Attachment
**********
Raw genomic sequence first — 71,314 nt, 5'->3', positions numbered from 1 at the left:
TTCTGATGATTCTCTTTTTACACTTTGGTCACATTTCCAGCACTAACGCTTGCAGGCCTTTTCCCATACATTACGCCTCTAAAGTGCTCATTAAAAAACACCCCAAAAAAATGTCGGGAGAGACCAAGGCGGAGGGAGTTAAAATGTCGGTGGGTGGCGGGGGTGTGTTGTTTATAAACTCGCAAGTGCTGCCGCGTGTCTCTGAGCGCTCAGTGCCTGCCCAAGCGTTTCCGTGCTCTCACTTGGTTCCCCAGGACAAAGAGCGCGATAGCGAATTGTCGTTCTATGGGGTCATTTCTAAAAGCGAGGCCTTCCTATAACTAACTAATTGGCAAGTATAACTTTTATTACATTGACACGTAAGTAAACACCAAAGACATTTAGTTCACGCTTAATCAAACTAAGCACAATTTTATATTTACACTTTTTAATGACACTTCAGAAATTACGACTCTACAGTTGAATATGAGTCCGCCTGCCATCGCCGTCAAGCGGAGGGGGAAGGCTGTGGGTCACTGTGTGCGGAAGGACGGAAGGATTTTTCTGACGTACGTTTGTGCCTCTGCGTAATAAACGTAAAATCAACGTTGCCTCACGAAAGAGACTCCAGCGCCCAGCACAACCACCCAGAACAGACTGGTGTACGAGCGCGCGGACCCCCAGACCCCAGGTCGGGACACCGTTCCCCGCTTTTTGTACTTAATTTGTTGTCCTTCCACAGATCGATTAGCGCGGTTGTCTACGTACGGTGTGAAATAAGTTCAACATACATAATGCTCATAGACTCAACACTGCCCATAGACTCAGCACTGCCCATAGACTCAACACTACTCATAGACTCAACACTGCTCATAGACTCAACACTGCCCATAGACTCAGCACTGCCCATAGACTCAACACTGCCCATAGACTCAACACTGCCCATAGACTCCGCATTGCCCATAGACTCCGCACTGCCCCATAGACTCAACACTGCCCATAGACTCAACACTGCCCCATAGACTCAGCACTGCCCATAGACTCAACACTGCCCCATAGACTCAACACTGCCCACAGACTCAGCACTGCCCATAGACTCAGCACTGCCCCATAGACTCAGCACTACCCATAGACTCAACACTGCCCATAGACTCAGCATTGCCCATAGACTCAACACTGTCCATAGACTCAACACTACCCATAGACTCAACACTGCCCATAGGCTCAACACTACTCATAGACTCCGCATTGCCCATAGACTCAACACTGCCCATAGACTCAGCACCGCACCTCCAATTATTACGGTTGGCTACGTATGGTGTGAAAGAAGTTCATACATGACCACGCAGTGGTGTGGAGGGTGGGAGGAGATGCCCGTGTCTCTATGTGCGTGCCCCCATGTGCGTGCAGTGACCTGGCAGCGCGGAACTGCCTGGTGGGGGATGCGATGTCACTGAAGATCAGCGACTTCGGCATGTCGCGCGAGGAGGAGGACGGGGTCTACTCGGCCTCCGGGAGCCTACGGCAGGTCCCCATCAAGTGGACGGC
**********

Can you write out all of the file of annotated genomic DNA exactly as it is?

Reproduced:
Raw genomic sequence first — 71,314 nt, 5'->3', positions numbered from 1 at the left:
TTCTGATGATTCTCTTTTTACACTTTGGTCACATTTCCAGCACTAACGCTTGCAGGCCTTTTCCCATACATTACGCCTCTAAAGTGCTCATTAAAAAACACCCCAAAAAAATGTCGGGAGAGACCAAGGCGGAGGGAGTTAAAATGTCGGTGGGTGGCGGGGGTGTGTTGTTTATAAACTCGCAAGTGCTGCCGCGTGTCTCTGAGCGCTCAGTGCCTGCCCAAGCGTTTCCGTGCTCTCACTTGGTTCCCCAGGACAAAGAGCGCGATAGCGAATTGTCGTTCTATGGGGTCATTTCTAAAAGCGAGGCCTTCCTATAACTAACTAATTGGCAAGTATAACTTTTATTACATTGACACGTAAGTAAACACCAAAGACATTTAGTTCACGCTTAATCAAACTAAGCACAATTTTATATTTACACTTTTTAATGACACTTCAGAAATTACGACTCTACAGTTGAATATGAGTCCGCCTGCCATCGCCGTCAAGCGGAGGGGGAAGGCTGTGGGTCACTGTGTGCGGAAGGACGGAAGGATTTTTCTGACGTACGTTTGTGCCTCTGCGTAATAAACGTAAAATCAACGTTGCCTCACGAAAGAGACTCCAGCGCCCAGCACAACCACCCAGAACAGACTGGTGTACGAGCGCGCGGACCCCCAGACCCCAGGTCGGGACACCGTTCCCCGCTTTTTGTACTTAATTTGTTGTCCTTCCACAGATCGATTAGCGCGGTTGTCTACGTACGGTGTGAAATAAGTTCAACATACATAATGCTCATAGACTCAACACTGCCCATAGACTCAGCACTGCCCATAGACTCAACACTACTCATAGACTCAACACTGCTCATAGACTCAACACTGCCCATAGACTCAGCACTGCCCATAGACTCAACACTGCCCATAGACTCAACACTGCCCATAGACTCCGCATTGCCCATAGACTCCGCACTGCCCCATAGACTCAACACTGCCCATAGACTCAACACTGCCCCATAGACTCAGCACTGCCCATAGACTCAACACTGCCCCATAGACTCAACACTGCCCACAGACTCAGCACTGCCCATAGACTCAGCACTGCCCCATAGACTCAGCACTACCCATAGACTCAACACTGCCCATAGACTCAGCATTGCCCATAGACTCAACACTGTCCATAGACTCAACACTACCCATAGACTCAACACTGCCCATAGGCTCAACACTACTCATAGACTCCGCATTGCCCATAGACTCAACACTGCCCATAGACTCAGCACCGCACCTCCAATTATTACGGTTGGCTACGTATGGTGTGAAAGAAGTTCATACATGACCACGCAGTGGTGTGGAGGGTGGGAGGAGATGCCCGTGTCTCTATGTGCGTGCCCCCATGTGCGTGCAGTGACCTGGCAGCGCGGAACTGCCTGGTGGGGGATGCGATGTCACTGAAGATCAGCGACTTCGGCATGTCGCGCGAGGAGGAGGACGGGGTCTACTCGGCCTCCGGGAGCCTACGGCAGGTCCCCATCAAGTGGACGGC